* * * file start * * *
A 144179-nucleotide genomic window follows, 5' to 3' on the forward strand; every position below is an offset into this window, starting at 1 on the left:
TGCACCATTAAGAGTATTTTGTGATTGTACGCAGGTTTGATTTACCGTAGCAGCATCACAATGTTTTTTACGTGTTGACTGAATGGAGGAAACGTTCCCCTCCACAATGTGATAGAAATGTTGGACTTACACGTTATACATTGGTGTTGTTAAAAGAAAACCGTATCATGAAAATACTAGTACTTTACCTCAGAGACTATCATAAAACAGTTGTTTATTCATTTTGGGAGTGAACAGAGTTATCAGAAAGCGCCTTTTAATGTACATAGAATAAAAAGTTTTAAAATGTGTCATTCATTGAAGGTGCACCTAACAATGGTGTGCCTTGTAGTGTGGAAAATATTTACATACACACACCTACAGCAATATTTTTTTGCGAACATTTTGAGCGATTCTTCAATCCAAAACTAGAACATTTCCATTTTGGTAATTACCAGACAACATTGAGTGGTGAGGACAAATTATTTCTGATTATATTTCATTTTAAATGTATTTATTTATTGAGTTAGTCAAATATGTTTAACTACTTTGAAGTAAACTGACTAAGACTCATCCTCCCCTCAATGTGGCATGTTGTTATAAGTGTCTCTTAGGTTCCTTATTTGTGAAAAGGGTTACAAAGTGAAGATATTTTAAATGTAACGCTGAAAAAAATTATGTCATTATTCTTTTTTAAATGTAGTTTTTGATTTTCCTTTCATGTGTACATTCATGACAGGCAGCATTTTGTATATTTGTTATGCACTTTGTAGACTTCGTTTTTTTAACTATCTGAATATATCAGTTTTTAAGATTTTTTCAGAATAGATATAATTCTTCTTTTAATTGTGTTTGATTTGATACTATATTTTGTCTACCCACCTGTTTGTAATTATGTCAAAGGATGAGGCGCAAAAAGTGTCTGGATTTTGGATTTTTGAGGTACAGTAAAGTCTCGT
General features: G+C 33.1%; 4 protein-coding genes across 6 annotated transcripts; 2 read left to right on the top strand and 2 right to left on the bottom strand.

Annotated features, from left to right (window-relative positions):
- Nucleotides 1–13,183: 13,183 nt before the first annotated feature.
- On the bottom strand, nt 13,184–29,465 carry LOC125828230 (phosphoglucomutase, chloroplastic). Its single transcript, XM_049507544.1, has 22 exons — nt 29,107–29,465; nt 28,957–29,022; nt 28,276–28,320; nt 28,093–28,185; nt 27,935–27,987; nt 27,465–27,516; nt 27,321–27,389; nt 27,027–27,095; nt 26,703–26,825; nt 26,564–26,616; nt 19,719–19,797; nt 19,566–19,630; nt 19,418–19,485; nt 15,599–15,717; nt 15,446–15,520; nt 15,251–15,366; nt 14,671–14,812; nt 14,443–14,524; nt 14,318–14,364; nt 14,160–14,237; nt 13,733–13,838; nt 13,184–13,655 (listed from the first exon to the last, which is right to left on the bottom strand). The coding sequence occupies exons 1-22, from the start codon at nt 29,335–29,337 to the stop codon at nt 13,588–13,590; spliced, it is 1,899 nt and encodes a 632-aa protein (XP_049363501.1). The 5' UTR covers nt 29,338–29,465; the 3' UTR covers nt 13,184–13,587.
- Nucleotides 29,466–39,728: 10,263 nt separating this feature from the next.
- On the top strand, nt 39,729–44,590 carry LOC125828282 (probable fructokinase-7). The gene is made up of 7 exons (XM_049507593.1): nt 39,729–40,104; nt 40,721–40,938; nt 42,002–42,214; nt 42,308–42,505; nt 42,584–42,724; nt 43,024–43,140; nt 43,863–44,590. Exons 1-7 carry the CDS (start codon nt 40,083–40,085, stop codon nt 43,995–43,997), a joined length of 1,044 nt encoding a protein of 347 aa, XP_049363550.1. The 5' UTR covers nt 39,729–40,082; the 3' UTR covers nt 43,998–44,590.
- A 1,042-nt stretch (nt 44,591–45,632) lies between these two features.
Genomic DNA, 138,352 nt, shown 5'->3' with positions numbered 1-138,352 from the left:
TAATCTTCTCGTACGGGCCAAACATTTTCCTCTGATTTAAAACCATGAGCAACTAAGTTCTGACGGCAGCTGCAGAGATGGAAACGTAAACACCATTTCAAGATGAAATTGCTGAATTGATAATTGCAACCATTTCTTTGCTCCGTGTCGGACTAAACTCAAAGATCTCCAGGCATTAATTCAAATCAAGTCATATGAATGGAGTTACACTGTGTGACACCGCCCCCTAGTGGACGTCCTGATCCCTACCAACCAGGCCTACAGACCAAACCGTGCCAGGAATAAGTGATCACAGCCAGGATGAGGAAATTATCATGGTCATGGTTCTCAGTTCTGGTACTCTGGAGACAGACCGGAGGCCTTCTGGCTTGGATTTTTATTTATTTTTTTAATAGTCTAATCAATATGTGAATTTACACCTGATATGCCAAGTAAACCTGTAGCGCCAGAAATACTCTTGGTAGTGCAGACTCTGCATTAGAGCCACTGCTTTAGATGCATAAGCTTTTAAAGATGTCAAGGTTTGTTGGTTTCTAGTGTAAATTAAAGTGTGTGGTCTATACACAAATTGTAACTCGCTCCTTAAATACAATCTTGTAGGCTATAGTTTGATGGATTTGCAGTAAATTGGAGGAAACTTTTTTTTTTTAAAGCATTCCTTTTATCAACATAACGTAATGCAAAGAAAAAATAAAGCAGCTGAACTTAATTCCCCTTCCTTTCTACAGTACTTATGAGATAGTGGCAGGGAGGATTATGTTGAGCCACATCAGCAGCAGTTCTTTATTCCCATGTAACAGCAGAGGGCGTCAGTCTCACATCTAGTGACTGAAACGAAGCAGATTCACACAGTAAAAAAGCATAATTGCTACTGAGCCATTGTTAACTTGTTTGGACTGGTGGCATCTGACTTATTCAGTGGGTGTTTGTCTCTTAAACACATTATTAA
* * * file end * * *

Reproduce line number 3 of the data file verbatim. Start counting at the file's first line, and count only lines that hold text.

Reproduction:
General features: G+C 33.1%; 4 protein-coding genes across 6 annotated transcripts; 2 read left to right on the top strand and 2 right to left on the bottom strand.